Dave Smith (SM ’11)
Everyone has probably heard of LiquiGlide by now. Almost every media channel has reported on the company’s star product or published the now recognizable photo of ketchup easily sliding out of its downturned bottle, leaving a completely empty container behind. But how much have you heard about the company itself, for whom the innovative condiment bottle coating is just the beginning? MechE Connects had a chance to sit down with Dave Smith (SM ’11), LiquiGlide’s co-inventor and CEO, to discuss more than just the hype.
Where did the idea for LiquiGlide originate?
I’m motivated by different applications for reducing adhesion. My master’s research thesis with Professor Kripa Varanasi was on preventing clogs in oil and gas lines created by these big ice-like structures. So looking at different technologies for reducing adhesion made me very well aware of various adhesion problems. At the Varanasi Lab, we were always thinking about low-adhesion non-wetting surfaces. Seeing the success the technology could have in oil and gas lines, we thought it would be interesting to apply it to condiment bottles to prevent adhesion, using materials that are safe enough to eat.
How does it work?
Liquid-impregnated surfaces are comprised of two parts: the porous solid coating that is roughened or has patterned textures, and a liquid that fills up the voids between the features, or fills up the pores of the surface. It’s that liquid that gives it the slipperiness. So it is a lot like using oil in a frying pan, but in this case we made that oil layer permanent by trapping it in place by capillary forces. It is a platform technology, so you can use a lot of different materials. The fundamental science was published in a paper we wrote six months ago. In it, we talked about all of the different possible states you could end up in. That state depends upon your choice of solid and liquid materials and the properties of the material in shedding opposites. So for every material you want to shed off, you need to choose a solid and a liquid with different properties. That is a great thing, because you can get this effect from all kinds of different materials, you just need to put them together in different combinations. Much of the success depends on finding the best combinations of liquids and solids.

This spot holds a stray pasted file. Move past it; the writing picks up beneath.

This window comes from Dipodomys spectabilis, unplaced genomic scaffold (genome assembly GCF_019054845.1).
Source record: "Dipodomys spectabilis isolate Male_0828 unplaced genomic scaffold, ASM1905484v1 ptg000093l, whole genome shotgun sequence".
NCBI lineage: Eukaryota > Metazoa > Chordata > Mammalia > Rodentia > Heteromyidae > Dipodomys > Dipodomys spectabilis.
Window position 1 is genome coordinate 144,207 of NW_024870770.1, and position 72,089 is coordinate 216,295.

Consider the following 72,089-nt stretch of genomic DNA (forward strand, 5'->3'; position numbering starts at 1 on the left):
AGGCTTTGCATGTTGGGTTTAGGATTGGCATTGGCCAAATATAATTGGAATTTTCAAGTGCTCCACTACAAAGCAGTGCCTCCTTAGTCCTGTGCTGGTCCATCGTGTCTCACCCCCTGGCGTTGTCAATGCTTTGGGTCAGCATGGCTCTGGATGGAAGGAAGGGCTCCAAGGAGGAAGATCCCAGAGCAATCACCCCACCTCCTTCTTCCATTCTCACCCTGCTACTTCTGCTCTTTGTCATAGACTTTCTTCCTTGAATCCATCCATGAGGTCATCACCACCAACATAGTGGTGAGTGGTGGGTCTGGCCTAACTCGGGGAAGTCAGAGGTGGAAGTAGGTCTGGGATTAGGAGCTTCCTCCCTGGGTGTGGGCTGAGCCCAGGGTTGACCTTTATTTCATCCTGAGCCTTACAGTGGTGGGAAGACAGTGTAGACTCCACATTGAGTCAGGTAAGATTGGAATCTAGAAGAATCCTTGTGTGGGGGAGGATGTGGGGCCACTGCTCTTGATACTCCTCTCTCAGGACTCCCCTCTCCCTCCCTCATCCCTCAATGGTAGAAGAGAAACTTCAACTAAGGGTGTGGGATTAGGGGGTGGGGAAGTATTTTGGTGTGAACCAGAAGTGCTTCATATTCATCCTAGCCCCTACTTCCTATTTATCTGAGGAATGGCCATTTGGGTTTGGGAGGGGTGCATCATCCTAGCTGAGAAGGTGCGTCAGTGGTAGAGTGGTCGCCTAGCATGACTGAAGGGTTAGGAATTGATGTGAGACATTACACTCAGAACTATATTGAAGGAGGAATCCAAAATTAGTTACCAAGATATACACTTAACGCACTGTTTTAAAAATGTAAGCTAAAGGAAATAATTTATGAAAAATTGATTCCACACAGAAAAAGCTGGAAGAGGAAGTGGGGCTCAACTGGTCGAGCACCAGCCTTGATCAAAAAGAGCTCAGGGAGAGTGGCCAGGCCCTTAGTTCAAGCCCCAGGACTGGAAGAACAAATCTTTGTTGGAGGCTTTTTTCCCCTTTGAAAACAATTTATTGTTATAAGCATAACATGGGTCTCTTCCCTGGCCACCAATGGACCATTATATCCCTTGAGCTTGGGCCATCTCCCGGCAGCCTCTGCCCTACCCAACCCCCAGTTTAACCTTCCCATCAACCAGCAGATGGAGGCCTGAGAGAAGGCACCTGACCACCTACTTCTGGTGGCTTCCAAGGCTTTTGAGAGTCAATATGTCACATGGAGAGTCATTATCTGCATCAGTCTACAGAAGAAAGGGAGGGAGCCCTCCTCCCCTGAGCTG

What makes it innovative and unique?
What’s really innovative is the fundamental science we discovered that allows you to make liquid-impregnated surfaces slippery. Certainly, trapping a liquid in a porous surface isn’t a new idea. In fact, we can see that by putting a piece of paper in water; it soaks up water and you have a liquid-impregnated surface – which is not necessarily going to be slippery. So it really took an in-depth dive into physical chemistry and fluid mechanics to recognize which chemical properties the solid and liquid need to have. We asked questions about the rheological properties the liquid had to have in order to create the slippery effect. No one had ever done that before, and that is why we have never seen this effect before.
Do you have pre-established criteria of what you’re looking for with different combinations?
Yes, that is right. We have an algorithm for selecting solid and liquid materials, and that algorithm is a function of the properties of the material that you want to shed off the surface.
What’s LiquiGlide’s business plan moving forward?
We have just started our first development project, and we are going to be developing several new projects this year with different companies – largely consumer-packaged goods companies (CPGs) – but there is no limit to LiquiGlide’s potential. It can be applied to many different industries, from unclogging processing lines to cooling power plants to de-icing planes. We’re also looking at other industries as well. As I mentioned, every product requires a certain set of materials. We always start off by developing a coating, which involves selecting materials that not only create a stable slippery impregnated surface but also satisfy the other requirements the particular application might have. Is it food safe? Is it FDA approved? Is it immiscible enough to give you a shelf life of two years? Every application has its own specific requirements we have to meet.